would only say that he hoped his hon. Friend would remember that he did not defend the acts of the landlords of Ireland. He merely demurred to the proposition which implied that the parties so offending were liable to be criminally prosecuted. Neither did he deny that deaths had occurred subsequently to the events alluded to. He should not, however, be supposed to acquiesce in the statement that those deaths were consequent upon the outrages.


said, that the poor of Ireland owed a deep and lasting debt of gratitude to the hon. Member for Stroud. The fact was that the poor of Ireland had no protectors. The whole of the shocking occurrences mentioned by the hon. Gentleman arose from the operation of the Quarter-Acre Clause, for the repeal of which, on the Motion of his hon. Friend the Member for Rochdale, they could only obtain twenty-one votes the other night. The right hon. Gentleman the Secretary of State for the Home Department had said that no criminal prosecution would lie against the landlord for levelling the tenant's house, but that it was just possible there might be ground for a civil action. But could anything be more absurd than to imagine a poor wretch seeking such a mode of redress? When the right hon. Gentleman said that the Government could not prosecute the landlord for throwing down the unfortunate tenant's house, what he meant was, that the poor man had really no protector in Ireland. Could the Government suppose that, after such declarations, the people of Ireland could have any confidence in them? The onus of protecting the poor lay morally upon the Government; and if, under the Quarter-Acre Clause, those poor people were swindled out of their property, the onus lay upon the Government of repealing it.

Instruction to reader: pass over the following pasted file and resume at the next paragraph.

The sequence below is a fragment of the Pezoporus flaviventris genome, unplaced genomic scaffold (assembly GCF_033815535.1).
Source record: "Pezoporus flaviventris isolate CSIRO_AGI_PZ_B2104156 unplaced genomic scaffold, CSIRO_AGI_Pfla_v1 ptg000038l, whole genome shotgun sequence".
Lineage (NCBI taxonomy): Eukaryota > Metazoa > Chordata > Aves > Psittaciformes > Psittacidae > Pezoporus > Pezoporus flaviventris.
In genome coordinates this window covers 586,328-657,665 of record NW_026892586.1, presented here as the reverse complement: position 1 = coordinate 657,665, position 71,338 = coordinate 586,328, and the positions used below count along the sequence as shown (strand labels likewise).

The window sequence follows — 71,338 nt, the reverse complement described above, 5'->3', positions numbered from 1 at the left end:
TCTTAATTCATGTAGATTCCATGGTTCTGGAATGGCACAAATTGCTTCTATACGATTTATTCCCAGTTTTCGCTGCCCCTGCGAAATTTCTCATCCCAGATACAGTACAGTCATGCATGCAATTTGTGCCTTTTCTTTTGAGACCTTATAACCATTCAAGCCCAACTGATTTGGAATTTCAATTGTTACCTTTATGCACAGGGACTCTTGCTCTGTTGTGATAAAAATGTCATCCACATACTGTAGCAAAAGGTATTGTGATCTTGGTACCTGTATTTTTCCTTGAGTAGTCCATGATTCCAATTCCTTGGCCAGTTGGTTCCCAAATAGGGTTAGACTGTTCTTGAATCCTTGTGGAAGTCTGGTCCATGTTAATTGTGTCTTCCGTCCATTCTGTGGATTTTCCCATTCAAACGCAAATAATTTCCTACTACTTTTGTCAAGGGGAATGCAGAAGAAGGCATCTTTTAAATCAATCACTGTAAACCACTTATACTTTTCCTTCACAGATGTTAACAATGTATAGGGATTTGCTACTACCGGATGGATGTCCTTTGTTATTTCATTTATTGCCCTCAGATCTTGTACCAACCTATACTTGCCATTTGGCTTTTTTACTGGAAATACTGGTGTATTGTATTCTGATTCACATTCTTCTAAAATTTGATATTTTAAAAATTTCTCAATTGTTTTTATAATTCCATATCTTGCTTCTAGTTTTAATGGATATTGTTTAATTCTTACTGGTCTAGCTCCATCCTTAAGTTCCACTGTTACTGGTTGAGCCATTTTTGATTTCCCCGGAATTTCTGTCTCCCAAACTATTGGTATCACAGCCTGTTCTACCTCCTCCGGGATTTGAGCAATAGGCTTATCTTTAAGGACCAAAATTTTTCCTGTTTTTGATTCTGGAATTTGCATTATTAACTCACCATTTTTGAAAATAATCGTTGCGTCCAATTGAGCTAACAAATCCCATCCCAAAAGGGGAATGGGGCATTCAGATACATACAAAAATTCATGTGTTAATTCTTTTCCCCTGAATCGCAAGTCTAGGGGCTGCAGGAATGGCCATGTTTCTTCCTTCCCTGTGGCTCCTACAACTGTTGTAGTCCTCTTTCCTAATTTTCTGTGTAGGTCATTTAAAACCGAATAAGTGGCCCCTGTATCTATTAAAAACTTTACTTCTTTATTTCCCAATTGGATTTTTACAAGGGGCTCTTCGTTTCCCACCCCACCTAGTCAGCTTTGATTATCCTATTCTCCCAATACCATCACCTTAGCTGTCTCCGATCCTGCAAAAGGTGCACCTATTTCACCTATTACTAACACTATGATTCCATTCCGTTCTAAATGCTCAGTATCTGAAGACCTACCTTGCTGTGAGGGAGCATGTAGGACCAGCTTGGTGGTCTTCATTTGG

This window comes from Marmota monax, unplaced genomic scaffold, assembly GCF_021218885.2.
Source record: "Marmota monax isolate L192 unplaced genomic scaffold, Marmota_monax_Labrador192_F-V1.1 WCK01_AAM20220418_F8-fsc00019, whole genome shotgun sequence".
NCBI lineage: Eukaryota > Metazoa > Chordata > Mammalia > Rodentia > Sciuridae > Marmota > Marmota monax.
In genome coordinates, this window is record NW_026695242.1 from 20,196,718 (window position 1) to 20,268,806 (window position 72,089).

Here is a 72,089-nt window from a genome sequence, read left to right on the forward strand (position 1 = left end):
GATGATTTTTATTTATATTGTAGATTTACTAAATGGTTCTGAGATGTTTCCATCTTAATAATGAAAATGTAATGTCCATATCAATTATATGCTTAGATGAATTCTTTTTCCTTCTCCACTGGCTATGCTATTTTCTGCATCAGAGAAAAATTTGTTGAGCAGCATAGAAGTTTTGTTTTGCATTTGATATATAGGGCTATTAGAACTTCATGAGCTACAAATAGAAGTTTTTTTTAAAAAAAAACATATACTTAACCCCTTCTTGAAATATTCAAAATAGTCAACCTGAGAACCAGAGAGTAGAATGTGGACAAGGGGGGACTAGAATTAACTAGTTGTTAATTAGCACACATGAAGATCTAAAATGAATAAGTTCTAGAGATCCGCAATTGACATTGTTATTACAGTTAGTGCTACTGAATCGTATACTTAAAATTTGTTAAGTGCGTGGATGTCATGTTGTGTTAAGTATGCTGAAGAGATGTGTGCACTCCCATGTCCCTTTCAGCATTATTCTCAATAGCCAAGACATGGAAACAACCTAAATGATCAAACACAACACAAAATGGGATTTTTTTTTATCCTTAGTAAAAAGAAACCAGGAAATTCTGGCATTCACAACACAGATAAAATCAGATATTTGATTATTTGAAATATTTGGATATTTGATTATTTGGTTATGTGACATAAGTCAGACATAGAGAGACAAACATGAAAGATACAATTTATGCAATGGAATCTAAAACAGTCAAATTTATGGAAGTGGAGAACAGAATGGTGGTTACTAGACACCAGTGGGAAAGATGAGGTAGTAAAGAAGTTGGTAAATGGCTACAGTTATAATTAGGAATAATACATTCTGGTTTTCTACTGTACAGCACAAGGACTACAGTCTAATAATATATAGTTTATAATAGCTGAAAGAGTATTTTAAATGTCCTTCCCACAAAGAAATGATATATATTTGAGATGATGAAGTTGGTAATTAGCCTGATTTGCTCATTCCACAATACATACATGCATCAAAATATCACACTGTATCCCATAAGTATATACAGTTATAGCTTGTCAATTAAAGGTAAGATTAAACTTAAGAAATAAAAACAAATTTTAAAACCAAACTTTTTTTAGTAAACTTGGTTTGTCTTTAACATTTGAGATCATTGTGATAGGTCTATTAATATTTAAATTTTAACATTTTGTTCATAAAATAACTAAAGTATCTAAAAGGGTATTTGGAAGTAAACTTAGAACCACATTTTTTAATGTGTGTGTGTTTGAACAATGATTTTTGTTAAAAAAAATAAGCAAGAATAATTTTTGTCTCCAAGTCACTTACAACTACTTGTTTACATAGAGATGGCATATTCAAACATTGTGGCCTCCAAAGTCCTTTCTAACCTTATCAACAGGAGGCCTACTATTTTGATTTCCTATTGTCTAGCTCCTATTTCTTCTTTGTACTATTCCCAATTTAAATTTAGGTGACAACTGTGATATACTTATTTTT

said, that a large portion of the extract quoted by the hon. Gentleman the Member for Stroud had been alluded to by himself (Sir W. Somerville) the other night, when opposing the bringing in of the Bill for the repeal of the Quarter-Acre Clause; and he should repeat what he had then said—without complaining of the not very courteous language of the hon. Gentleman—that it was not owing to the operation of the Quarter-Acre Clause that those levellings of houses had taken place. He regretted that his hon. Friend had so changed his tone; but if there were no law which would authorise the Government in attempting to prosecute criminally the parties so demolishing the houses, it was idle of his hon. Friend to get up and throw blame upon them. His hon. and learned Friend the Member for the university of Dublin (Mr. Napier) would be able to say positively whether there were or were not such laws in existence as would enable the Government to interfere; but as to those outrages being consequent upon the Quarter-Acre Clause, he should repeat what he said the other night, that they might as well have been perpetrated if the tenant had gone to market or elsewhere, as to the workhouse.